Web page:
The Morton Arboretum has been collecting rare botanical books and artwork since it was first established a century ago in 1922. Suzette Morton Davidson, former chair of The Morton Arboretum’s Board of Trustees and granddaughter of Joy Morton, took great interest in the Sterling Morton Library and in botanical art and books. Davidson was instrumental in the growth and development of the library’s special collections, so much so that the library’s Suzette Morton Davidson Special Collections were named in her honor. The library’s Rare Publications Collection consists of more than 5,000 volumes, including journals, nursery catalogs, and books.
Among the Library’s Rare Publications Collection is American Ornithology by Scottish poet and naturalist, Alexander Wilson. Considered to be the “Father of American Ornithology”, Wilson emigrated to the United States of America from Scotland in 1794, originally landing in Delaware and eventually making his way to Grays Ferry in Philadelphia. Fascinated with his new home’s expanse of nature, Wilson shifted his intellectual interests from politics to natural history. He would eventually befriend famed botanist and Philadelphian William Bartram, who would encourage him to deviate his interests from poetry to sketching and painting. Inspired by William Bartram’s book Travels through North and South Carolina, Georgia, East and West Florida (1791), where Bartram listed 215 species of North American birds (the most complete list of North American birds at the time), Wilson kindled an interest in learning all he could about America’s birds. This interest would soon compel Wilson to develop his own published account on the birds of America.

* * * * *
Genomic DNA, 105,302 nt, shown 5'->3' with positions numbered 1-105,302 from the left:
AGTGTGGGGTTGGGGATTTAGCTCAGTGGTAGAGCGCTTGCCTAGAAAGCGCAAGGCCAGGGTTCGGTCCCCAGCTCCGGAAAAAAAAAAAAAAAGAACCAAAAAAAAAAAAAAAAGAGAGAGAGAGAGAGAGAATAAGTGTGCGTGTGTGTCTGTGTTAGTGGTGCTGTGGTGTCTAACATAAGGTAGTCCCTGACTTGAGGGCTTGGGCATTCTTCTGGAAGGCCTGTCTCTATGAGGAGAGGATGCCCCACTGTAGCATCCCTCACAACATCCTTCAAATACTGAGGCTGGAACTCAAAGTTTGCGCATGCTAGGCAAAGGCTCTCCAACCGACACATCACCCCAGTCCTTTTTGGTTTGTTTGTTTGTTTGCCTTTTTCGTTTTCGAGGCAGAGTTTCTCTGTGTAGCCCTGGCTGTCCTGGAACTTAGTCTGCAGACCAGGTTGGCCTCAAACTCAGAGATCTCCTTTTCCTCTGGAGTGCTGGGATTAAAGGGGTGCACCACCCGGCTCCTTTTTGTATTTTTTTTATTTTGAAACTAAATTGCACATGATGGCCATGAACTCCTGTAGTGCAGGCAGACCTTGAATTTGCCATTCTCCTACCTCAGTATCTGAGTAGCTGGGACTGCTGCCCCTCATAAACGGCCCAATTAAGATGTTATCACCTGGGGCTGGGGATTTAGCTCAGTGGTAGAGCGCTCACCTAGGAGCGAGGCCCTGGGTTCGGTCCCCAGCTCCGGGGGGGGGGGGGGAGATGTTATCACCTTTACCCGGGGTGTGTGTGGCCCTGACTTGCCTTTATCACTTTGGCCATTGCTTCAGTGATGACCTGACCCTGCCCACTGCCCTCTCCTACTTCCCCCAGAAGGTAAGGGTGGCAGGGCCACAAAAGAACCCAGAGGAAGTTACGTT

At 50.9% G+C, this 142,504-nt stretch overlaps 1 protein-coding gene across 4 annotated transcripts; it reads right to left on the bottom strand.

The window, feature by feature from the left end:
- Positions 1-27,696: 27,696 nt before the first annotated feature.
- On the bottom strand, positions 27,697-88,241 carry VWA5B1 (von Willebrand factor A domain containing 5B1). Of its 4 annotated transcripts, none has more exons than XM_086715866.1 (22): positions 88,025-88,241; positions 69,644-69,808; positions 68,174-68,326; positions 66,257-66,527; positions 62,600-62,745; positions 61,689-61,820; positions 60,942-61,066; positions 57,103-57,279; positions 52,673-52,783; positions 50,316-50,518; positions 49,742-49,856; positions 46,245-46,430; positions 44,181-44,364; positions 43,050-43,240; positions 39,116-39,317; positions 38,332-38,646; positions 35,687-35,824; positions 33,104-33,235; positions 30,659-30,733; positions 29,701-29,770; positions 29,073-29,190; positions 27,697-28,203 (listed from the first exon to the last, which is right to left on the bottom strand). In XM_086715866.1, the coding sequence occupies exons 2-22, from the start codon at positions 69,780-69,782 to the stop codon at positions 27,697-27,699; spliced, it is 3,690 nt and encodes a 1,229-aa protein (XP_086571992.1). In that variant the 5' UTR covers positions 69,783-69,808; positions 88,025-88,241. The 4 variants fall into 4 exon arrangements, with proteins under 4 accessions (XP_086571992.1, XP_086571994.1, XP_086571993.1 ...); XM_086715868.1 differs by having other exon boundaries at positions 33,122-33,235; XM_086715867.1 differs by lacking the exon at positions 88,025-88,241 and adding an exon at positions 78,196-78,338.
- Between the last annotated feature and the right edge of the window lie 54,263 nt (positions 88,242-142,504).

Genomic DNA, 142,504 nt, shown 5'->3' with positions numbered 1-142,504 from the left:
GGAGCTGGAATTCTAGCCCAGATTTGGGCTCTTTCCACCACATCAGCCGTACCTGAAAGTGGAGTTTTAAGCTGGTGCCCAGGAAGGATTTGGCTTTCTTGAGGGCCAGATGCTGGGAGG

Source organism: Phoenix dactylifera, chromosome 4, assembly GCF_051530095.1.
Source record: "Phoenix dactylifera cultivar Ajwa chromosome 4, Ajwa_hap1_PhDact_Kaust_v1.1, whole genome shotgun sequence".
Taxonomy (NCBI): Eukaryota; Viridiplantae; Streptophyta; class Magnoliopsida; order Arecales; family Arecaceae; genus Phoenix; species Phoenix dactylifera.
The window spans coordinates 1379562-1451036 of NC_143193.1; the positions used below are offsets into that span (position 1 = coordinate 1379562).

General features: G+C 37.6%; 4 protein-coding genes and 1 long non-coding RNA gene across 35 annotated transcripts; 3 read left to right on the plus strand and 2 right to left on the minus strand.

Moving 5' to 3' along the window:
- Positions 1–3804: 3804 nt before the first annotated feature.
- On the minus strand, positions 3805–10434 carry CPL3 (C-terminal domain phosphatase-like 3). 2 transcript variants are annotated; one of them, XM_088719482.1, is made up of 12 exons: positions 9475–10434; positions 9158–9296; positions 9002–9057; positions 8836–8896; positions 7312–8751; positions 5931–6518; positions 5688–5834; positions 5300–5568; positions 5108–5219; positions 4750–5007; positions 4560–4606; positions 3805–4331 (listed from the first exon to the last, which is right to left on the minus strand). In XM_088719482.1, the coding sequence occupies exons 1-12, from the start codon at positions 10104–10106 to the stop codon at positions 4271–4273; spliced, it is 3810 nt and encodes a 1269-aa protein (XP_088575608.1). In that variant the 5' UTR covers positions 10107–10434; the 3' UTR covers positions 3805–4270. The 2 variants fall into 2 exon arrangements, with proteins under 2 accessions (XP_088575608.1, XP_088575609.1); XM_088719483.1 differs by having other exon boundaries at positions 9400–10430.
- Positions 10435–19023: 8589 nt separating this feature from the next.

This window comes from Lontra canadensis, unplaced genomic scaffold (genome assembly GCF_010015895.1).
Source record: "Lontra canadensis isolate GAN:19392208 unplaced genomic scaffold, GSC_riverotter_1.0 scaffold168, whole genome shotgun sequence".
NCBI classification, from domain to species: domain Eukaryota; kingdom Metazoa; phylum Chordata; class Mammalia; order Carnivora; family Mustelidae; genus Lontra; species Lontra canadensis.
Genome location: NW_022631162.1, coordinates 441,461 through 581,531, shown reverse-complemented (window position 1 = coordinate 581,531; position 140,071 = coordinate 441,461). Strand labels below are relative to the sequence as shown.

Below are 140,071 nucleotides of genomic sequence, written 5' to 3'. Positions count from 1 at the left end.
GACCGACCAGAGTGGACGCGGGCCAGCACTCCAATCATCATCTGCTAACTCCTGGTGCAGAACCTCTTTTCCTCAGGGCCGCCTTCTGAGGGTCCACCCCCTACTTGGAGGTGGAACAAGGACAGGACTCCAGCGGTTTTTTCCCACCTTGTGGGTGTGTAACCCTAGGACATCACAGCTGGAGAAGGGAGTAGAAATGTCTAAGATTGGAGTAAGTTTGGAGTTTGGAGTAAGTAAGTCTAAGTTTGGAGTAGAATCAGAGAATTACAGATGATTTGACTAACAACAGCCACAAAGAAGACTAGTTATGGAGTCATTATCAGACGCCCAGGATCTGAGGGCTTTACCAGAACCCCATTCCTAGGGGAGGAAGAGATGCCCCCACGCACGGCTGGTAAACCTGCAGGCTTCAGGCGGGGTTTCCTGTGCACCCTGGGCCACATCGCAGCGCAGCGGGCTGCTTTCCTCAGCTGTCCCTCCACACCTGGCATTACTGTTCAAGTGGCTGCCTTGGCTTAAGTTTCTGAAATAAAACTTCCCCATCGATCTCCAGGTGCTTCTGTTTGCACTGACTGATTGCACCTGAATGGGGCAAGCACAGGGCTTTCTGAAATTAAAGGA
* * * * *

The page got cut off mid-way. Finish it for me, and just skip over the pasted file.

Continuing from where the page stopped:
After being hired as an assistant editor in the publishing house of Bradford and Inskeep, Wilson was quick to propose the creation and publication of his desired work on American birds. The publisher agreed to publish American Ornithology under the condition that Wilson secure 200 subscribers to ensure the financial success of the endeavor. Starting in 1808, Wilson set out on a series of trips intending to search for both birds and subscribers to his tentative publication. By 1809 he had secured 250 subscribers, solidifying the publication of the first volume of American Ornithology.
In his lifetime, Wilson would publish eight volumes of American Ornithology, with the final volume finished by his friend, George Ord, after Wilson’s sudden death in 1813. Wilson’s nine-volume American Ornithology was the most important work on American ornithology before Audubon. In the work he illustrates 268 bird species, including 26 birds previously unknown to scientists. Additionally, Wilson was the first ornithologist to use the Linnaean system of naming to classify bird species. Despite the publication’s narrow scope due to Wilson’s limited travels and untimely death, it was still the most extensive work on American birds during its time. Today, there are five birds named after Wilson: Wilson’s snipe (Gallinago delicata), Wilson’s warbler (Cardellina pusilla), Wilson’s plover (Charadrius wilsonia), Wilson’s phalarope (Phalaropus tricolor), and Wilson’s storm-petrel (Oceanites oceanicus).
The nine volumes under the care of the Sterling Morton Library contain 76 aquatint engravings with excellent color. These works can be viewed by appointment at the Sterling Morton Library. If visiting the library in person is not an option, all nine volumes belonging to the Smithsonian Library are digitized and available online via Biodiversity Heritage Library.